Yes You Can
How can I describe my mother? She is smart, funny and kind, and is devoted to her faith and her family. More importantly, everyone loves her. What do people comment most about her when they meet her? Her smile.
In 1984, my mom was diagnosed with progressive multiple sclerosis at the age of 38. Before her diagnosis, my mother was active. She worked in the school. She had many friends. With this, our family was devastated, relationships were challenged and family roles shifted. In my heart, I lost my mother.
Flash forward some thirty years later–in a way that only God can make things happen–I came face to face with two people that would change the direction of my life. More importantly, they helped me find the mom I had lost years ago.
On a warm day in July 2014, I was at the Mill City Triathlon in Lowell, MA, watching a friend compete. Team Hoyt was competing in the same event. While I had heard of them, I had never met nor seen them compete. I remember seeing a raft on the shore near the river and wondering, “what is that raft for, is it a safety precaution for the swimmers?” Still unsure what the raft was for, I crossed the street to cheer on my friend as she moved to the next part of the race, the bike. As she pedaled off, I wished her well and needed to head home. As I drove away, I saw them.
Team Hoyt. I see Team Hoyt. That raft on the shore was theirs. I began to cheer and clap as I hung out the window of the car, and that’s when it happened. That’s when Rick raised his arm, not only to motion to me he could hear me but also motion to me “Yes You Can.” Witnessing the power of this father-son team was so moving. I was humbled. I immediately began thinking about finding a chair so that I could run with my mom.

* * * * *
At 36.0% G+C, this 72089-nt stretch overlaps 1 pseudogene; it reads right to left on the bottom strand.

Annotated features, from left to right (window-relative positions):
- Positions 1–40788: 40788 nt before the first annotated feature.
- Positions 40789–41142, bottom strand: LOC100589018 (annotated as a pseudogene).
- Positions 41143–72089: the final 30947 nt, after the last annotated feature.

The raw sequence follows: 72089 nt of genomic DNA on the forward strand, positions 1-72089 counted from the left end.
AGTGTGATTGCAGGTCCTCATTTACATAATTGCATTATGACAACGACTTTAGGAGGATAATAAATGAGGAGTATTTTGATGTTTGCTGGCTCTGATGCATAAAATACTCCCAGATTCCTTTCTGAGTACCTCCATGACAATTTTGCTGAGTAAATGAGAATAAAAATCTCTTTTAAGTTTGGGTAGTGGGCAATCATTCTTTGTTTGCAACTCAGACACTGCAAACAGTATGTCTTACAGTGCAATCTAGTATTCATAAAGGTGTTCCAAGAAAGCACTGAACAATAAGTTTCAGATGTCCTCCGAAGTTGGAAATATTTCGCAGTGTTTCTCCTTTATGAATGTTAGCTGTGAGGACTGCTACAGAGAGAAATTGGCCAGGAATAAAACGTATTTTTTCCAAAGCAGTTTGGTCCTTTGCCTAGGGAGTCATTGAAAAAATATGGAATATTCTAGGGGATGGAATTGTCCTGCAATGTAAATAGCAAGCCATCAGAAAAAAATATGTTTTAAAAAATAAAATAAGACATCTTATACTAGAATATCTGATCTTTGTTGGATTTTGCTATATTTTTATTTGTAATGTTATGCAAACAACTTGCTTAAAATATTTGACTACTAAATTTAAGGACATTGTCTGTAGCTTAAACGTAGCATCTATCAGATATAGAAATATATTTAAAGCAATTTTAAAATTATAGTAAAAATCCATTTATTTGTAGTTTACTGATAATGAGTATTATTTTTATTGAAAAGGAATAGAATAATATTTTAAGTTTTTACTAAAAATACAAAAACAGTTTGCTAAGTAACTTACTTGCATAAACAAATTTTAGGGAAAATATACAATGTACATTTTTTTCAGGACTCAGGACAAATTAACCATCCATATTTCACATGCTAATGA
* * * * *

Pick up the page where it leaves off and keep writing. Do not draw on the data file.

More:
As soon as I got home, I looked up Team Hoyt and an overwhelming amount of information popped up in front of my eyes–websites, articles, images and videos. There they were, Dick and Rick Hoyt, enjoying an incredible sport together, enabling each other the experience of the power of a team, the exhilaration of competing, and the unconditional love of family.
At this point, I was determined to contact someone, anyone that could find me a chair, so I, too, could share the exhilaration of competing with my mother.
We signed up for our first race in September. Team Hoyt was also running this race. Coincidence? Doubtful. How many people can say at their first race they get to meet the team that inspired them? We can.
When we crossed our first finish line, we were hooked and Team Babsie was born. We immediately purchased our own jogger and ran two more races before the end of the year. Since then, we’ve upgraded our jogger to a Hoyt Racing chair. Now we can participate in many endurance events – 5k’s, 10k’s, half marathons, marathons, triathlons, charity bike rides and most recently Bike MS: Cape Cod Getaway. Also last summer, a group of friends helped me push her to the top of Mt. Washington!
Each race for me and my mother has not been about our pace or our finish time. Why would we want to rush through something that brings so much joy to us? For me, the joy doesn’t come from crossing the finish line, but rather comes from the comments I get at the end of each race from others.
“You should see the smile on your mother’s face.”
Breaking the cycle of exclusion: Embracing cultural competence in physical activity research for people with MS
Cultural competence in research involves considering the culture and diversity of a population.
An MS diagnosis in college didn’t stop Téa from cheering for the NFL.